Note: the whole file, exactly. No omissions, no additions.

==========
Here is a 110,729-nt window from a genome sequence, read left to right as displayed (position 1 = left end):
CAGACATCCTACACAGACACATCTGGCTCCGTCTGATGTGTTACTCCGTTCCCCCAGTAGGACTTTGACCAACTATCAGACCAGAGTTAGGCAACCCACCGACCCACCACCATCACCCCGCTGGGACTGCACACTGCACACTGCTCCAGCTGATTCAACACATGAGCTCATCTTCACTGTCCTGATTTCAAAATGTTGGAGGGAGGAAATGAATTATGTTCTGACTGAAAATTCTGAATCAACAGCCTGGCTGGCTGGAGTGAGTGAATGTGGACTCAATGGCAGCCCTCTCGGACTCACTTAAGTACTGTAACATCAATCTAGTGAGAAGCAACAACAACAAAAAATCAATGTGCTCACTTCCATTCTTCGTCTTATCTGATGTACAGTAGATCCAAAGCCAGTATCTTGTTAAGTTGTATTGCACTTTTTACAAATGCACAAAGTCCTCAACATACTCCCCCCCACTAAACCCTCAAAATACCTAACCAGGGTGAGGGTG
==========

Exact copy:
Here is a 110,729-nt window from a genome sequence, read left to right as displayed (position 1 = left end):
CAGACATCCTACACAGACACATCTGGCTCCGTCTGATGTGTTACTCCGTTCCCCCAGTAGGACTTTGACCAACTATCAGACCAGAGTTAGGCAACCCACCGACCCACCACCATCACCCCGCTGGGACTGCACACTGCACACTGCTCCAGCTGATTCAACACATGAGCTCATCTTCACTGTCCTGATTTCAAAATGTTGGAGGGAGGAAATGAATTATGTTCTGACTGAAAATTCTGAATCAACAGCCTGGCTGGCTGGAGTGAGTGAATGTGGACTCAATGGCAGCCCTCTCGGACTCACTTAAGTACTGTAACATCAATCTAGTGAGAAGCAACAACAACAAAAAATCAATGTGCTCACTTCCATTCTTCGTCTTATCTGATGTACAGTAGATCCAAAGCCAGTATCTTGTTAAGTTGTATTGCACTTTTTACAAATGCACAAAGTCCTCAACATACTCCCCCCCACTAAACCCTCAAAATACCTAACCAGGGTGAGGGTG